Armfield v. Nash, 31 Miss. 361; Williams v. Luckett, 77 Miss. 394, 26 So. 967; Thorne v. True-Hixon Lbr. Co., 167 Miss. 266, 148 So. 388; Homochitto Development Co. v. Jones, 154 So. 720, 170 Miss. 125; Adams v. Yazoo, etc., Co., 24 So. 200, 77 Miss. 194, 60 L.R.A. 33; 6 C.J.S., page 1182.
The authorities above cited from Mississippi have uniformly vouchsafed the right of an assignee such as this one to sue. Frankly, we think counsel for appellee substantially concedes our position, certainly there has been no splitting of causes of actions by a suit for an installment and inadvertently opposite counsel have overlooked the many Mississippi decisions directly on the point.
In Wood Preserving Co. v. Meyer, 76 Miss. 589, 25 So. 297, Judge TERRAL declared: "A plea in abatement is looked upon disfavor, and the failure of the pleader to allege that the remedy in the suit pending in the chancery court was as ample and efficient as the suit in the circuit court the plaintiff had a lien on the property seized out of which to collect any debt recovered by him against the defendant, and it does not appear by the plea in abatement that this remedy in the chancery court would have been as effective. The plea, we think, was bad. Block v. Lackey, 2 B. Mon., 257; Hatch v. Spofford, 22 Conn. 485; Blanchard v. Stone, 16 Vt. 234; Griswold v. Bacheller, 77 Fed. Rep. 857; Story's Eq. Prac. section 742."
This suit in equity being after the suit at law, embraces causes of action for installments due at and to a later date, which may not be obtained in the action at law.
It is said, Section 49, page 79 of 1 C.J.S.: "Since the jurisdiction of a court of equity is generally limited to cases in which there is no adequate remedy at law, it has been stated as a general rule that actions at law and suits in equity are so dissimilar in character that the pendency of one cannot be pleaded in abatement of the other, defendant's remedy in such a case being, as elsewhere stated [Election of Remedies, Section 32 (20 C.J., p. 43, note 91)], to apply to equity to require plaintiff to elect which action he will first prosecute to judgment."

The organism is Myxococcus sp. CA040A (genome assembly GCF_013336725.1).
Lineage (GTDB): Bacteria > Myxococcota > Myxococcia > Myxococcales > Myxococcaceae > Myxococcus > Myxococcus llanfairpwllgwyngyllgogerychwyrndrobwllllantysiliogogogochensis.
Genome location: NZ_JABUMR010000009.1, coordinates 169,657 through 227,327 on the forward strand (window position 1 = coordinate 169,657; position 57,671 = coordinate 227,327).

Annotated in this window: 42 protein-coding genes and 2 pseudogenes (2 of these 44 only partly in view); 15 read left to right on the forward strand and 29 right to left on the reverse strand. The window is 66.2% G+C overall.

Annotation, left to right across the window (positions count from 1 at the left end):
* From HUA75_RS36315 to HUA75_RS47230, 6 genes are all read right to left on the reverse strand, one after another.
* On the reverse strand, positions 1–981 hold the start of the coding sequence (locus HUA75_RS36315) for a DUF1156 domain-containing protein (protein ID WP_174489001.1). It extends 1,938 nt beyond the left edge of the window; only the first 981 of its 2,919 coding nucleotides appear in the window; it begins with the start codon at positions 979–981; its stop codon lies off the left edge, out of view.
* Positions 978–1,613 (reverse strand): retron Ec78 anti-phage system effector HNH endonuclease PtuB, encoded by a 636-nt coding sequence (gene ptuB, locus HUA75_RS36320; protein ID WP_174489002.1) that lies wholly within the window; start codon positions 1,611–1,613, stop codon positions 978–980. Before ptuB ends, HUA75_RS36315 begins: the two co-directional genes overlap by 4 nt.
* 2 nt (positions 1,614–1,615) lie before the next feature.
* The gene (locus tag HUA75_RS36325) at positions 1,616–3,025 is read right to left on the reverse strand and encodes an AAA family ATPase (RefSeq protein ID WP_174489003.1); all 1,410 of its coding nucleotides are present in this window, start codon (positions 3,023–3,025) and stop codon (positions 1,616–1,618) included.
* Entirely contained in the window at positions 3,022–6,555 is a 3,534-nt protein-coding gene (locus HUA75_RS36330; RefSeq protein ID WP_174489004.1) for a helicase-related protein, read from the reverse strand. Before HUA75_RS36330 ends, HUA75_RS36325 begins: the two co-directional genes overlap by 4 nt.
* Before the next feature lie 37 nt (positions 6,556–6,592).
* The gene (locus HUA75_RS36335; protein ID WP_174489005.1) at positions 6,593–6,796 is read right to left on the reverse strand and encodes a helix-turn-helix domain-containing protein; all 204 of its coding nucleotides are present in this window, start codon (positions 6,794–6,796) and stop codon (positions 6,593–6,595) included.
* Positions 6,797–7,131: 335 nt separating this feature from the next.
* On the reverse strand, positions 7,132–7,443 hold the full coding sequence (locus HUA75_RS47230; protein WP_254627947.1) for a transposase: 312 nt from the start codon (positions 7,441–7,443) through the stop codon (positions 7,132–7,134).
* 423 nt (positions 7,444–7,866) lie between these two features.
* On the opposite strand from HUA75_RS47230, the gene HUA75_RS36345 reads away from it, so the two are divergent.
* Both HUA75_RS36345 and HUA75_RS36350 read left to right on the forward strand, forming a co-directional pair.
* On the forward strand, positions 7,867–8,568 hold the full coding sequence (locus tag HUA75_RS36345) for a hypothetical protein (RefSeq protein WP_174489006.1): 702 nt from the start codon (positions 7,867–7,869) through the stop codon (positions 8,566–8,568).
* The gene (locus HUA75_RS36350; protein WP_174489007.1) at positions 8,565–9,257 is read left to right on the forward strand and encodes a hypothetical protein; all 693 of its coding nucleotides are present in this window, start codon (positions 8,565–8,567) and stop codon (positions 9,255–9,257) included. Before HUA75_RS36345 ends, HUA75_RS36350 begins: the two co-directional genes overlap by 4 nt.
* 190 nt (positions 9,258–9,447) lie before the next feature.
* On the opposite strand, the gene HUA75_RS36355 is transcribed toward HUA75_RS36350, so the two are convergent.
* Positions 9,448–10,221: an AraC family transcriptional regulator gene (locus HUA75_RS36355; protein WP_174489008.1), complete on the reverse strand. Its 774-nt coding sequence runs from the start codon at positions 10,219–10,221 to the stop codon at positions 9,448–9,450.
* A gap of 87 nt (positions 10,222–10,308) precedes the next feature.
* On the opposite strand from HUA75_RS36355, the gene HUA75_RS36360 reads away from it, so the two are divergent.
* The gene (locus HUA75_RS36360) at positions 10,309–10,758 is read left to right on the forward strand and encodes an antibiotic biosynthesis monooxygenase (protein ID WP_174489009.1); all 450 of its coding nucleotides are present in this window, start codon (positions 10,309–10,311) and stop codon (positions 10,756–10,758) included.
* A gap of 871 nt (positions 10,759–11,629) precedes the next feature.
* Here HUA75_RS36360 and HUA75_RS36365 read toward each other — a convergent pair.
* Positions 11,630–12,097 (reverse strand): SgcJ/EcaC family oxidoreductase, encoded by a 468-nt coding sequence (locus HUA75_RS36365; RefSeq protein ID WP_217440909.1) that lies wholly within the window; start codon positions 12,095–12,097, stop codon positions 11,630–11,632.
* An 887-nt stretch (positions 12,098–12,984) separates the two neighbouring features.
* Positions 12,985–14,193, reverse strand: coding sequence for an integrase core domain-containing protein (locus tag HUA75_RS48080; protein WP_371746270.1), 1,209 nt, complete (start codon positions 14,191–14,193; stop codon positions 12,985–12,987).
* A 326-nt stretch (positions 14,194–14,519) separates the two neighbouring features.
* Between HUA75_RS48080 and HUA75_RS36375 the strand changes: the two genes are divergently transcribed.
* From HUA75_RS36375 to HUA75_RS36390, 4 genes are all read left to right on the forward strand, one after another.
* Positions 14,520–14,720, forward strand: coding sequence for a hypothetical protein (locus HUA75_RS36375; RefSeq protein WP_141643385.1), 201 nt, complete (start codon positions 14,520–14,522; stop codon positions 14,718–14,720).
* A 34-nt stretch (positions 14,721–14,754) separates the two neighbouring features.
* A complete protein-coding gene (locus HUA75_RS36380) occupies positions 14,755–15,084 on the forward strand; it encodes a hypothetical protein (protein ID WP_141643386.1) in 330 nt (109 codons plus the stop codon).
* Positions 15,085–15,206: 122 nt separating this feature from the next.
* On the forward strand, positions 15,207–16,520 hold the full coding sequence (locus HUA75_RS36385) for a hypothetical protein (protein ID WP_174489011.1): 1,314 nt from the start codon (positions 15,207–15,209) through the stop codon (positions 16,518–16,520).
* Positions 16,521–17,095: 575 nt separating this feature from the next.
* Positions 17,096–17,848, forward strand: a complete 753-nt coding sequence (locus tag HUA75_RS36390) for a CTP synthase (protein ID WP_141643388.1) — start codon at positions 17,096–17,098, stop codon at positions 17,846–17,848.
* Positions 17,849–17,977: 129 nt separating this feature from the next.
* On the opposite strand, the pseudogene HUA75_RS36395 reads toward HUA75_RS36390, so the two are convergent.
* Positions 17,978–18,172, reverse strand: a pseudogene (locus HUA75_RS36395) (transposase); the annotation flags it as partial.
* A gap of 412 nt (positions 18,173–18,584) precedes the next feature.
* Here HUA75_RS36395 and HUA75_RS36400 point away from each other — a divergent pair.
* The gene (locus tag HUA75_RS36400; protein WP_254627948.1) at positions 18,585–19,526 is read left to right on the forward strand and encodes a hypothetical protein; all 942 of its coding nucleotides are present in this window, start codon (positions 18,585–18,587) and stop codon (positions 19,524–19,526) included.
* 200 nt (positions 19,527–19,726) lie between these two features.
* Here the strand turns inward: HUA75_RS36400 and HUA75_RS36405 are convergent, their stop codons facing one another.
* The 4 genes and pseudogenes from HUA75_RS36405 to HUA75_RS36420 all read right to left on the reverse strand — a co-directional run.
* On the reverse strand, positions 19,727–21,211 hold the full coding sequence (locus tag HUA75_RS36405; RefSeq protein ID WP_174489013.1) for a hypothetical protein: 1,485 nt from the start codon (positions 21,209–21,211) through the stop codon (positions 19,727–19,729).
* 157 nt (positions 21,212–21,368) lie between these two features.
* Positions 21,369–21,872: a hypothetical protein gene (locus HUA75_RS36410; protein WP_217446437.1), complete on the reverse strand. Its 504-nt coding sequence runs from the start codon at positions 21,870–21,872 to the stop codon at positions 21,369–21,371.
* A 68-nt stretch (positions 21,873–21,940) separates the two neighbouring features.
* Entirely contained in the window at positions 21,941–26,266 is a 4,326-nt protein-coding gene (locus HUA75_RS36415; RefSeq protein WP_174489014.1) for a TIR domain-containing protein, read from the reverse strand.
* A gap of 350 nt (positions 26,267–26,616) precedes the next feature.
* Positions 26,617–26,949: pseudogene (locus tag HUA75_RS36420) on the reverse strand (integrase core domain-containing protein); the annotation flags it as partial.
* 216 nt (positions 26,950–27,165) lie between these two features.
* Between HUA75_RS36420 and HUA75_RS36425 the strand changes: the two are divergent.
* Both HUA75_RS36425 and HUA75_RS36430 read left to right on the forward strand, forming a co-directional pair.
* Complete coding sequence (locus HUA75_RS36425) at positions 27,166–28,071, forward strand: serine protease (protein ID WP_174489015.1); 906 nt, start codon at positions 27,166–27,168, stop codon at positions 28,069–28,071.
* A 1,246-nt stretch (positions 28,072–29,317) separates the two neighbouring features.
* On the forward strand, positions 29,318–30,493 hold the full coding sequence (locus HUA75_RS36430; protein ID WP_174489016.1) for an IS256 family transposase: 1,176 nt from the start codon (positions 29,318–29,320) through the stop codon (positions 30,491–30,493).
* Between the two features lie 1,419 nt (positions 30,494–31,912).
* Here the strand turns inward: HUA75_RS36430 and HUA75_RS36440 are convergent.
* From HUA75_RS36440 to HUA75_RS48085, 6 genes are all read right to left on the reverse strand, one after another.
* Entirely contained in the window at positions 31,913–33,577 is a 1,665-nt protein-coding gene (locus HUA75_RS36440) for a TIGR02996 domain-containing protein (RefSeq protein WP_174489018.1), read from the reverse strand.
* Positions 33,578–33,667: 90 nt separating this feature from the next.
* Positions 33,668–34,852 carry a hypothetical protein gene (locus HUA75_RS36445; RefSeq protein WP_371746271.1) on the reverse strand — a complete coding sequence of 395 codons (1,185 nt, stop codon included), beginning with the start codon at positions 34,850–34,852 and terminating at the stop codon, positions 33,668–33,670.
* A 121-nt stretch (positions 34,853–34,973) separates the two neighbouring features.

1 Am. Juris., section 31, page 37, and section 20, page 30; Grenada Bank v. Bourke, 110 Miss. 342, 70 So. 449.
In order to make this a plea in abatement, it was requisite for appellant to aver therein that this suit in the Circuit Court of Hancock County was pending, Stoffer v. Garrison, 61 Miss. 67, and that it could be prosecuted. The plea fails in both aspects.
Furthermore, it is a plea not in abatement, but in bar. In Anderson v. Newman, 60 Miss. 532, it was held that an action at law is not in bar to a bill in equity by the same plaintiff to subject property of the defendant fraudulently conveyed. Herein, unquestionably, Gex Gex would have an attorney's lien which they could assert in equity against the cause of action possessed, if that were requisite. A prior suit in personam in a state court does not bar a suit in the Federal Court. Holmes County v. Burton Const. Co., 272 Fed. 565. But if defendant wants this suit in the circuit court carried to judgment or dismissed, it rests with them.
A life insurance policy, being a chose in action, may be assigned before maturity in a bona fide transaction, subject, of course, to such limitations and exceptions as are placed on the right to assign by the terms of the contract of insurance, by statutes, or by public policy.
6 C.J.S., section 123, page 1171; Section 505, Code of 1930; Zerkowski v. Zerkowski, 160 Miss. 278, 131 So. 647; 37 C.J. 422, 426, 605; New York Mutual Life Ins. Co. v. Armstrong, 117 U.S. 591, 20 L.Ed. 967; Clark v. Louisville N.R. Co., 158 Miss. 287, 130 So. 302.
In action against foreign insurance corporation on policy, where service is had upon insurance commissioner, suit must be brought in county where loss occurred or plaintiff resides.
Under the chancery venue statute, if applicable, the suit was properly brought.
Section 363, Code of 1930; Carroll v. McPike, 53 Miss. 569; Partee v. Kortrecht, 54 Miss. 66; Dean v. Brannon, 139 Miss. 312, 104 So. 173; Clark v. Louisville N.R. Co., 158 Miss. 287, 130 So. 302; Moyse v. Cohn, 76 Miss. 590, 25 So. 169; Gridley, Maxon Co. v. Turner, 179 Miss. 890, 176 So. 733; Section 497, Code of 1930; Chapter 201, Laws of 1916.
When on April 23, 1935, the insurance company discontinued disability payments, Gex Gex were employed and given at that time an assignment of an undivided one-half interest in writing. This was a Mississippi assignment, whereunder valuable rights were vested and whereon an action might have been by them brought in Mississippi.